1. Capital Stock. — This is the sum total of all the amount paid into the bank, to constitute its means of doing business.

2. Circulation. — This consists of notes of the bank, of different denominations, payable on demand, signed by its officers, and issued to circulate as money.

3. Deposits.—These include all sums, from whatever source, that stand on the books of the banks to the credit of individuals. They are properly called inscribed credits: they are nothing more or less. They are all legally payable on demand, in specie, to those persons in whose names they stand.

A more full description of their nature and effects will be given hereafter.

Bank Balances. — " Due to other banks " and " due from other banks " are terms used in the official returns made to the Treasury Department of the United States.

They explain themselves. Banks, like individuals, have open accounts with each other. These, in the aggregate, must balance each other; but there is often a considerable apparent difference, arising from the fact that large sums are constantly in transitu.

As affecting the character of a mixed currency, these balances are an important item, because they form the most explosive and dangerous element. They are " deposits " in their nature, certain to be drawn in any sudden emergency. This was strikingly illustrated in the autumn of 1857. At that time, the banks in the city of New York owed some sixty millions of dollars which had been left with them by distant banks in order to meet their own liabilities. When the pressure came on, in September and October of the year mentioned, these banks began, of necessity, to call in their balances.

This placed the New-York banks in a position of great difficulty. To answer these calls would require a large part of all their means; while, at the same moment, the merchants and business men of the city needed all the resources they could command. But the banks must meet the drafts made for their balances, or suspend at once; and, accordingly, were compelled to cut off all discounts, or loans, to their regular customers. This state of things could not be long endured; and the merchants of the city, being soon driven to desperation, began to draw upon their own deposits for specie; and thus a general suspension took place, not only in the commercial metropolis, but through the country.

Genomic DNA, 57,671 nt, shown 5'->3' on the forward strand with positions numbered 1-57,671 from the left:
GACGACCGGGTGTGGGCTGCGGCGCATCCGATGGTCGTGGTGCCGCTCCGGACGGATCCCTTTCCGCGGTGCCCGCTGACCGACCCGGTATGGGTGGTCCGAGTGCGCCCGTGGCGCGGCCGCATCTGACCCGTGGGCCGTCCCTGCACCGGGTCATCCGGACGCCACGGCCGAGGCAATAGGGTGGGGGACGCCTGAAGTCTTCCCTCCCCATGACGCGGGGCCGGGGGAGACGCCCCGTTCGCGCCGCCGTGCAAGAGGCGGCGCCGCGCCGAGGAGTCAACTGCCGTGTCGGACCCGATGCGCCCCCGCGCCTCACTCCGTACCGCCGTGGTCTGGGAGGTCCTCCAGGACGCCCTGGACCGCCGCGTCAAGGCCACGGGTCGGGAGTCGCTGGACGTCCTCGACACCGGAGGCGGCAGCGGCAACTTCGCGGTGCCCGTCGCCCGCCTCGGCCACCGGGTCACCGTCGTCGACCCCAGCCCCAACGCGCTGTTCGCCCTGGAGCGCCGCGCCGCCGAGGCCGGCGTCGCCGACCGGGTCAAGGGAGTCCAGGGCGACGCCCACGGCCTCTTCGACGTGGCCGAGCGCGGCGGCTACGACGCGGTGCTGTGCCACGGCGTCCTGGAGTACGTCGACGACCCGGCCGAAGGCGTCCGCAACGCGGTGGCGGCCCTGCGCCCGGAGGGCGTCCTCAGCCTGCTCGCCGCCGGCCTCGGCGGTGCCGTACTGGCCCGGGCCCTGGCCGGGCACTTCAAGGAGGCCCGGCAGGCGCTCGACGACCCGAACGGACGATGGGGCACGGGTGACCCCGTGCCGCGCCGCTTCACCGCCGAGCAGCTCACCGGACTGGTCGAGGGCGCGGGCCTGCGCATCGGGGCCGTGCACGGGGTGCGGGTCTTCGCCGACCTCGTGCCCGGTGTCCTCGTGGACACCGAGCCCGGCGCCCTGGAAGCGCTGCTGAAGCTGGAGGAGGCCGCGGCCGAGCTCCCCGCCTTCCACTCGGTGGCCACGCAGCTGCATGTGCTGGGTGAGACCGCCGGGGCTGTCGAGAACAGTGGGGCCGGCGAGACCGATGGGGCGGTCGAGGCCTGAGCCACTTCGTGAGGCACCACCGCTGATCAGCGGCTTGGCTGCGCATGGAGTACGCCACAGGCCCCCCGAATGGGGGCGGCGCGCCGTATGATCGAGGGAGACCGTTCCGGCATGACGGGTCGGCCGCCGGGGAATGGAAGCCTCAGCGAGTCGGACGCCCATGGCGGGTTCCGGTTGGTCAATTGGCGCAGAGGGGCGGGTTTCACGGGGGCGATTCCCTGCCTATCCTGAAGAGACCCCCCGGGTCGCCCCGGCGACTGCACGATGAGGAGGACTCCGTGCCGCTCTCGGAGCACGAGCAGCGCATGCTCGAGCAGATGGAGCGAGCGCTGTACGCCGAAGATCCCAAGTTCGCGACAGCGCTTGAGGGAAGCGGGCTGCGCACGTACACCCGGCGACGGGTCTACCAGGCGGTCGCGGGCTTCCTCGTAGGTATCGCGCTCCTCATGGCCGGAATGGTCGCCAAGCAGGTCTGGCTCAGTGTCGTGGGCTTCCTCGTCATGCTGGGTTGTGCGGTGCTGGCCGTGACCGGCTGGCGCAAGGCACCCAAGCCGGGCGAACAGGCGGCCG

These balances, as they exist extensively in all great cities, form the train that ignites the magazine, and causes an instant and general explosion.

The Bank of England was compelled, in 1847, to obtain a suspension of the act of 1844, by the threat of the banking houses to withdraw their balances, and again in 1857.

Other Liabilities. — These consist of various obligations, which banks incur in the course of their transactions with the public and each other. They are not large in the aggregate, as compared with their aggregate liabilities, but must be taken into the account. They may be immediate or remote liabilities, but are mostly immediate.